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Is the Burmese government trying to undermine Parliament?


(Mizzima) – A constitutional issue is developing in the Burmese Parliament over the question of whether or not parliamentary committees are “union level” bodies. The issue could be critical, say lawmakers, if the government is to have an effective checks and balances system.

Lower House Speaker Shwe Mann. Photo: MizzimaLower House Speaker Shwe Mann in a press conference on February 20 said, “Parliamentary committees have to serve their duties, whether they are called union level or not. In completing these duties, the Union Government should cooperate with our committees. If not, the legislative check and balance system will be lost.”

Many Parliament lawmakers have spoken out on the issue in Burmese media, cautioning the government not to assume government officials and ministers can override the legislative and committee processes.

The debate has been intensified by a “growing disagreement between the government and Parliament over budget and national planning bills,” according to an article in the March 5 issue of The Myanmar Times, an English-language newspaper.

Last month, Union Attorney-General Dr. Tun Shin informed the Parliament that the Constitutional Tribunal was investigating whether the 2008 Constitution defines committees, commissions and bodies established by the houses of Parliament as Union-level bodies. If it decides they are not, these bodies could potentially lose the right to scrutinize Union-level bills such as the budget, the newspaper said.

The decision to seek the tribunal’s adjudication has raised fears that the government is attempting to cut off criticism and debate on important pieces of legislation, lawmakers told the newspaper.

Shwe Mann said, “If [the government] does not agree with us, it will mean the democracy that we are trying to establish will not be alive. But we hope that from these events we will gain experience and eventually reach our goal.”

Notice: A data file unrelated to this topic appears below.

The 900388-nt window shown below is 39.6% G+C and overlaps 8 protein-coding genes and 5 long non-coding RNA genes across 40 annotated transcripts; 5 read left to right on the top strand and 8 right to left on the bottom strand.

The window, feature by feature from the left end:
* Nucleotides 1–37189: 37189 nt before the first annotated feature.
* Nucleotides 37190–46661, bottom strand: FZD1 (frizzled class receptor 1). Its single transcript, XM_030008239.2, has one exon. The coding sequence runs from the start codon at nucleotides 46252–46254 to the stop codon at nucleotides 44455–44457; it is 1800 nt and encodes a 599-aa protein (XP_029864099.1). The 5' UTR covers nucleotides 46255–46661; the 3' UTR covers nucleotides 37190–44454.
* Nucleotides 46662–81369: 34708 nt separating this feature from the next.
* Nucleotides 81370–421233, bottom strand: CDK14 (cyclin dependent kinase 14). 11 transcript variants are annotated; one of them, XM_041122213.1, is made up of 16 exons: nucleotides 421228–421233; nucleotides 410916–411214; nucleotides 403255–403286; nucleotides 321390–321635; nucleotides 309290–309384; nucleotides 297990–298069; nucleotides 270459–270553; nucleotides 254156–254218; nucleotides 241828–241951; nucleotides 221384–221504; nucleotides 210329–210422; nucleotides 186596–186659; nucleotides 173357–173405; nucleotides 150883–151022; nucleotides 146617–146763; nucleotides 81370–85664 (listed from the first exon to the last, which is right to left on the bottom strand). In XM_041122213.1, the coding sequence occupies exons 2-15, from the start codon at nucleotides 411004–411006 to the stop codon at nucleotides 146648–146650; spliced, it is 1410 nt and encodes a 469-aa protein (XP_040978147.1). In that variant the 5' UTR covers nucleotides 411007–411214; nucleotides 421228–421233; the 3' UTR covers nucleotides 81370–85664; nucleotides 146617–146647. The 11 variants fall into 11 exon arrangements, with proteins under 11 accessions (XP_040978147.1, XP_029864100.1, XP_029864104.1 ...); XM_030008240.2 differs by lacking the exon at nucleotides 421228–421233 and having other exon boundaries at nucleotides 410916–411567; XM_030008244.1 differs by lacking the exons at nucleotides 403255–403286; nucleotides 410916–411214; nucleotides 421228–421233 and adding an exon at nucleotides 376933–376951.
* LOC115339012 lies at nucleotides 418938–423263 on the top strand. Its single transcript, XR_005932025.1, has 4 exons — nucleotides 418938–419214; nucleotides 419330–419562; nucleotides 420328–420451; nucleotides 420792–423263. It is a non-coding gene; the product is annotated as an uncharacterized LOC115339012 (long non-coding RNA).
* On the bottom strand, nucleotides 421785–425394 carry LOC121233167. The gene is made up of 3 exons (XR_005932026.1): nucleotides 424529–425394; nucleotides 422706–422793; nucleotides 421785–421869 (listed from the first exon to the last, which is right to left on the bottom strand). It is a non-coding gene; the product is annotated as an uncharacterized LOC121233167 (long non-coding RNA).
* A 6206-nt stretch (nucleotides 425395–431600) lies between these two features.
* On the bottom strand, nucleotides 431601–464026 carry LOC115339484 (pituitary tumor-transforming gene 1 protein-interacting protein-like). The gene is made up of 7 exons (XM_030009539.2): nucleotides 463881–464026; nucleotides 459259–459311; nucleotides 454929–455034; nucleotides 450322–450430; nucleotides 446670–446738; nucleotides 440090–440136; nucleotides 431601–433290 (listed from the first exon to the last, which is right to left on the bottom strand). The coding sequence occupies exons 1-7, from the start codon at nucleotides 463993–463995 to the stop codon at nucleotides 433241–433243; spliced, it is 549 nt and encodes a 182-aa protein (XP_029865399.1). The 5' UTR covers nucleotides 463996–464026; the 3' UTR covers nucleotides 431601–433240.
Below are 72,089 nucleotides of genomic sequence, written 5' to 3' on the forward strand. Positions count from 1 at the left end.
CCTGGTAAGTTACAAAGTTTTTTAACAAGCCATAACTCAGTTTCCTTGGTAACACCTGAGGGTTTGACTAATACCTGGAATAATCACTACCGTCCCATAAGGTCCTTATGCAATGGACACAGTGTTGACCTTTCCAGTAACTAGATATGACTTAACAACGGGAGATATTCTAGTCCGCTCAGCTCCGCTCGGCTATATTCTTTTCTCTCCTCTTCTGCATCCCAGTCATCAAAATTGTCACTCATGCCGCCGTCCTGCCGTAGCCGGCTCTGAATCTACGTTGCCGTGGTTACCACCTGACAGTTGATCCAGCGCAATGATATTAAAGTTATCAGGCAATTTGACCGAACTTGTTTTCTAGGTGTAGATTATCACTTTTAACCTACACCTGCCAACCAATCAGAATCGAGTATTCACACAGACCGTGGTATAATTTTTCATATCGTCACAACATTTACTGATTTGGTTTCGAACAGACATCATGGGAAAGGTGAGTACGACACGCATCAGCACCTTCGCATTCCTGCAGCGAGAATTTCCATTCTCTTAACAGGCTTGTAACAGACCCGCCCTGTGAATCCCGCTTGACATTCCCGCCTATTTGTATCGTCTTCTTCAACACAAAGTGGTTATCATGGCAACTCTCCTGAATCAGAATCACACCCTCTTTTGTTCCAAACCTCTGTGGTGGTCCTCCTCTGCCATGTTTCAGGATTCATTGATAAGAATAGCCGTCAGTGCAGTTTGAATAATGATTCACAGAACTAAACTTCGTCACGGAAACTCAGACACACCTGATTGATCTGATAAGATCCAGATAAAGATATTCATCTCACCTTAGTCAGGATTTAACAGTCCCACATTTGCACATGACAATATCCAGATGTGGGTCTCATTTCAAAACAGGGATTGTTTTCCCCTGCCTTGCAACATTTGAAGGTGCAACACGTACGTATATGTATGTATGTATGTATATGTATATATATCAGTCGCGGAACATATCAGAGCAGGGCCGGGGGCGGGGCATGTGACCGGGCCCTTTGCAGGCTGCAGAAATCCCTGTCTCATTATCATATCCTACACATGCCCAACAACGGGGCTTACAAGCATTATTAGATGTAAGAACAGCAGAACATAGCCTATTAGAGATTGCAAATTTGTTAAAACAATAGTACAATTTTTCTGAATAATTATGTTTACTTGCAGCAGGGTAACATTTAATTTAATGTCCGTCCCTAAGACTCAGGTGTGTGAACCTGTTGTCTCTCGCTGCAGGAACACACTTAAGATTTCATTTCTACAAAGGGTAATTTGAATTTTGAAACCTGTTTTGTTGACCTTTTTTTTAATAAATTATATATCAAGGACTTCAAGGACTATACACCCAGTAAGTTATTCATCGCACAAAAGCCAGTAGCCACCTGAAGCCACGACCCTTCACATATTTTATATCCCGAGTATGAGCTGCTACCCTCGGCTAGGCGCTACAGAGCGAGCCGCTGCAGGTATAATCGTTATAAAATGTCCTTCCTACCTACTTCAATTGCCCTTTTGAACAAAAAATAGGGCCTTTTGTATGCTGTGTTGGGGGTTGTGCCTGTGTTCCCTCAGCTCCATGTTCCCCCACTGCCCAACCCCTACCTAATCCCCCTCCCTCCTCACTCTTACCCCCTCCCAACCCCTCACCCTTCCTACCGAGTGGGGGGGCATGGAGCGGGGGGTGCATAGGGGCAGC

Thein Nyunt, the Upper House member for Thingangyun, said section 11(a) of the Constitution states that the “three branches of sovereign power namely, legislative power, executive power and judicial power are separated, to the extent possible, and exert reciprocal control, check and balance among themselves.”

He told the newspaper that now is not the right time to be arguing “when there are a lot of reform tasks to be done.”

Nan Wa Nu, a Shan Nationalities Democratic Parry MP from Kunhein, said the move to seek a Constitutional Tribunal ruling on the status of parliamentary committees had “confused” the budget decision process.

“Irrespective of the status of Parliament representatives, it is enshrined in law that we have the right to assess national plans, budgets and contract entered into with foreign countries,” she said.

One lawmaker said the oversight and advisory role of the parliamentary committees was more important than their status.

“All we do is prevent the government from [incorrectly] using its power and make sure the government’s activities follow the law and are in the public interest. Our activities should not be blocked or banned. Similarly, the government should help the Parliament achieve its tasks and show mutual respect. They need to be united,” he said.
Last Updated ( Tuesday, 06 March 2012 17:56 )  

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